In pastry school, we had a three-week class called “Contemporary and Modern Cakes”—and while the name sounds swooping and grand, it was essentially about how to prep, make, and assemble mousse cakes.
While there are endless variations on this concept mousse cakes are, at their most basic, essentially layer cakes where mousse is used instead of filling or frosting on the inside and on the outer edges of the cake. Because mousse is relatively fluid when first prepared, then sets up under refrigeration, these cakes can be made in molds—something that largely contributes to their “contemporary” or “modern” look. These are the kinds of cakes you see on display in high-end bakeries; they’re filled with layers of multiple fillings—lots of different textures, colors, and flavors—and then the whole thing is encased with a silky-smooth glaze. They’re usually finished with some seriously impressive garnishes.
These aren’t the easiest cakes to make, but it’s not because the components are too difficult; it’s just that there are several of them, some of which are temperature sensitive, so they have to be handled just right. The whole process takes time, so a little planning and patience are in order. But the bottom line is: You can absolutely make one of these cakes at home, and the results speak for themselves. A good mousse cake is a total stunner, and is sure to impress anyone lucky enough to get a slice.
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Mousse cakes have, at minimum, three components: cake, mousse, and glaze. You can always get fancy and have multiple layers of different cakes, or mousse—or even throw in some surprising elements, like a thin layer of caramel or some nut brittle to provide contrasting flavors and texture. But this recipe just sticks to the basics (and uses chocolate sprinkles to garnish… because sprinkles make everything better).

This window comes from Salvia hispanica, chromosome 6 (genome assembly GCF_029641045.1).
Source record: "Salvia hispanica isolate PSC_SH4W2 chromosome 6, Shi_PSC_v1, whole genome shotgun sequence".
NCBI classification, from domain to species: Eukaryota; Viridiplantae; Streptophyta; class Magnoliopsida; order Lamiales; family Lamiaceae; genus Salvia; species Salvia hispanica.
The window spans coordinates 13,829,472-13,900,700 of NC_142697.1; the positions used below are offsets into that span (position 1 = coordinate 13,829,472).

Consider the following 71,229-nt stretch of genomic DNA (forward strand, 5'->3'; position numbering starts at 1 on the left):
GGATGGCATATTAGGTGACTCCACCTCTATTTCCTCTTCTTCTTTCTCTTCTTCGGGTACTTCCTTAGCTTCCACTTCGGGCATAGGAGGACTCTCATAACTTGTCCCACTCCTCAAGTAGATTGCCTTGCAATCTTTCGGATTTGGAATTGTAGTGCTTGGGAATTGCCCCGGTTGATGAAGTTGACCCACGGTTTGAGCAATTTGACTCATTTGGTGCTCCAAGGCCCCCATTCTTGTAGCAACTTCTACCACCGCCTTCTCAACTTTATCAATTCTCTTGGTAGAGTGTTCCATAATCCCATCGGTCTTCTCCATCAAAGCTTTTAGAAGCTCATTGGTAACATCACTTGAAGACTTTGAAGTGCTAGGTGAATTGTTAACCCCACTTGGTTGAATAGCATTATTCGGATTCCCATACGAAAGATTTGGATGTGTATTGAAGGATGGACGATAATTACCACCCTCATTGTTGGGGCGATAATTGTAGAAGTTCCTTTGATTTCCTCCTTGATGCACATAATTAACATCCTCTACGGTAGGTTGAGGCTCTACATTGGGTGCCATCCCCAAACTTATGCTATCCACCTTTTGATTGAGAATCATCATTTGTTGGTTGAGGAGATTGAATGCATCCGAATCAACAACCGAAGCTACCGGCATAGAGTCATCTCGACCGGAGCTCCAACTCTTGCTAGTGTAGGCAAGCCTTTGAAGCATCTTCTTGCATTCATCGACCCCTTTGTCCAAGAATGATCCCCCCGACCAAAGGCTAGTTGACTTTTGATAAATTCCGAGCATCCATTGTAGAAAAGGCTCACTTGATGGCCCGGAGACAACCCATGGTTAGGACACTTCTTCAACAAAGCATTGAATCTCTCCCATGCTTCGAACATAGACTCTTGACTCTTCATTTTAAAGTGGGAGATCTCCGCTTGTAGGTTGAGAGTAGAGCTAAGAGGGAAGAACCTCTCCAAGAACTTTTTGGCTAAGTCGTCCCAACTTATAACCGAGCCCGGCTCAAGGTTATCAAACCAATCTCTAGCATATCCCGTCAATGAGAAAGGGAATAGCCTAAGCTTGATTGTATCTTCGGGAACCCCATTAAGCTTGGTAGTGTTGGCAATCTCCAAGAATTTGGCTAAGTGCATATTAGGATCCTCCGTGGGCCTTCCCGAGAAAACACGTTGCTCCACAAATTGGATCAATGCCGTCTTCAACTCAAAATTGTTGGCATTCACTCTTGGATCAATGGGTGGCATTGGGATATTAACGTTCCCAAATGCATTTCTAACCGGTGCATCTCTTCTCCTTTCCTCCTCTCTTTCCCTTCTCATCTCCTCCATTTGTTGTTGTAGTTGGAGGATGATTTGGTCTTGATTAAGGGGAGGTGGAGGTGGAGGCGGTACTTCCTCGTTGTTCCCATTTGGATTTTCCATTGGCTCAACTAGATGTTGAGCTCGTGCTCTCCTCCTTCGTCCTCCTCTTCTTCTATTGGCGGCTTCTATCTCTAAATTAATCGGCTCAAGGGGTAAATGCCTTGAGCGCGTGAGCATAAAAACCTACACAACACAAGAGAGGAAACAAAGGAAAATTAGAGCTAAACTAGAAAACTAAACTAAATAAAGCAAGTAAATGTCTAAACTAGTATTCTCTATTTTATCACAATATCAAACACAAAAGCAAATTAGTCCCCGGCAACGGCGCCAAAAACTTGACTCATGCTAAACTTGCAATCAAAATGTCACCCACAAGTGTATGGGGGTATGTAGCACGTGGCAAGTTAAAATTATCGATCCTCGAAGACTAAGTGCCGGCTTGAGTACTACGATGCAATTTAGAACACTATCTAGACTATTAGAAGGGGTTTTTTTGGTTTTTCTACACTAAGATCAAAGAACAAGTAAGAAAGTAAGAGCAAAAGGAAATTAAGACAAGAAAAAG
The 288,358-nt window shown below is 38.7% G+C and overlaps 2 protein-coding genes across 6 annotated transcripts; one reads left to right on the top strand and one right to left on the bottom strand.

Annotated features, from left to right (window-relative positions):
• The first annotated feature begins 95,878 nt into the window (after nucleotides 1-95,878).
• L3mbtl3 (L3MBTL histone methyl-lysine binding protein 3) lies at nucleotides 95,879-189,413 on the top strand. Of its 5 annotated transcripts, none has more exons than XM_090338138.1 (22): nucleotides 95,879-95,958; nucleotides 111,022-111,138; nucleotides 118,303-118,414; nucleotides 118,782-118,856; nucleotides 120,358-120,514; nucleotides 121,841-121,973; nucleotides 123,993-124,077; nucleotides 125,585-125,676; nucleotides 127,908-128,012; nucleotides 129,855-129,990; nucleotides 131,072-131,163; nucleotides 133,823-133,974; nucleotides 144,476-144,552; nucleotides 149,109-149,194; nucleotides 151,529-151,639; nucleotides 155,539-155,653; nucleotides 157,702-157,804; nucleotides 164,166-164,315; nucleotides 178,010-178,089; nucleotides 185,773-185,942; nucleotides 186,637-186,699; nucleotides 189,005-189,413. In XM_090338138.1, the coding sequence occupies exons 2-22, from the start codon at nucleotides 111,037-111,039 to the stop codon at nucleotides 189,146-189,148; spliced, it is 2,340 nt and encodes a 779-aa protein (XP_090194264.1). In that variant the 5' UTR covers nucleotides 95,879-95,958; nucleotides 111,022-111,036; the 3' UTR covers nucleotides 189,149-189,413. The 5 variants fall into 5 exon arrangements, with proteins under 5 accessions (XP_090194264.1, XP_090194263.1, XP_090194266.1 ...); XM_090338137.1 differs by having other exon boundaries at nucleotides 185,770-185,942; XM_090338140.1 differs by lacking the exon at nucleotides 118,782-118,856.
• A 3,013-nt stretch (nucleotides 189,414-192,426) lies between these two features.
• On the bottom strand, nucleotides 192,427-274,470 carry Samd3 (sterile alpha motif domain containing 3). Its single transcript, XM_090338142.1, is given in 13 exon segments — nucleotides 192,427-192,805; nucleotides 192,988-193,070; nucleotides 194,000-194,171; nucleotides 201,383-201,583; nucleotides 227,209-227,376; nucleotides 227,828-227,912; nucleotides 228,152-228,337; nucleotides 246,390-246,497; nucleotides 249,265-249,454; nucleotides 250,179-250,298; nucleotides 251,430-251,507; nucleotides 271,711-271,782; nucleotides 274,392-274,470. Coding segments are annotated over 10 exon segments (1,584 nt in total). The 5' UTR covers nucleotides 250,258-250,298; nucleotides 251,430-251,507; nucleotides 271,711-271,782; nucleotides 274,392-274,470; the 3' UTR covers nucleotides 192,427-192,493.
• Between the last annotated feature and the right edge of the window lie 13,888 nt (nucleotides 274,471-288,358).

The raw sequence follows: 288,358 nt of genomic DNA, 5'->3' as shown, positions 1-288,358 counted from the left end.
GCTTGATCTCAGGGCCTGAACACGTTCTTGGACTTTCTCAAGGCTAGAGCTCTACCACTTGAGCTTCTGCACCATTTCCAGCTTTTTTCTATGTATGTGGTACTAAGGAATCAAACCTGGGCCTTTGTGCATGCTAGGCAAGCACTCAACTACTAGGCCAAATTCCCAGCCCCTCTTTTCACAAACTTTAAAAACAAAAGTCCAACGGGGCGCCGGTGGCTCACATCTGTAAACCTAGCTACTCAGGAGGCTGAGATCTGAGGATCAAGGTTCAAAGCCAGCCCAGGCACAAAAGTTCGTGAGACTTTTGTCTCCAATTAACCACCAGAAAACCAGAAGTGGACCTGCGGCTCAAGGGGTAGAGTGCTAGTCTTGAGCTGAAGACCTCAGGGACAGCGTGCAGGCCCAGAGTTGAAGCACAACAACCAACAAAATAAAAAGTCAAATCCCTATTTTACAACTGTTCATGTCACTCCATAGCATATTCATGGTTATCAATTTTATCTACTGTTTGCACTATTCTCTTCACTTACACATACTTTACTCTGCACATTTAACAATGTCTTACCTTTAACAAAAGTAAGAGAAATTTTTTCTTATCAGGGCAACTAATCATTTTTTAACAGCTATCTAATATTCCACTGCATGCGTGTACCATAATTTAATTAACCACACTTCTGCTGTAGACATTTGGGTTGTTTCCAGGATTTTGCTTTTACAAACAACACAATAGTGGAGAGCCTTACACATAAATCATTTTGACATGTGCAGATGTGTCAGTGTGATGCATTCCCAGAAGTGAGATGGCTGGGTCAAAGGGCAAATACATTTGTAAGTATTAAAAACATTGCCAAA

The upside is that the cake itself can be made ahead of time—so with a little planning, you’ve got less to do come assembly time. Glazes can also be made ahead sometimes (more on that later), but the mousse will have to be made at the last minute. You need to allow plenty of time for the assembled mousse cake to chill before it’s glazed, so just be sure to allow yourself enough time to pull this off. Plan it out, and it’s likely to go super-smoothly.
Mousse cakes are made using a mold. I use these handy metal cake rings I bought at a baking supply store—they're thin metal rounds that come in the same size as cake pans, and they’re super handy. But if you don’t have this kind of mold (I imagine most home bakers don’t!), there’s several other options. You can use the outer ring of a springform pan, which works great. If you happen to have silicone cake pans, those work too, and are pretty easy to unmold since you can just peel them away! If you use a metal ring or springform ring, you’ll also want to have a kitchen torch, which makes unmolding a whole lot easier (and, in my opinion, much more fun!).
Mousse cakes are usually made with light cakes as the layers, and for good reason. When you build the cake, you alternate layers of cake and mousse. If the cake is too heavy, it can actually sink a little into the mousse, messing up your layers by pushing the mousse upwards instead of creating a layered look. So no pound cake here: Stick to sponge cakes (you can soak the cake layers if you like) of any sort, or anything that boasts a light, airy texture.
Sour Cream Sponge Cake
- 3 eggs
- 1 1/2 cups sugar
- 1 teaspoon vanilla extract
- 3 cups all-purpose flour
- 3/4 teaspoon baking powder
- 1/4 teaspoon baking soda
- Pinch salt
- 1 1/3 cups sour cream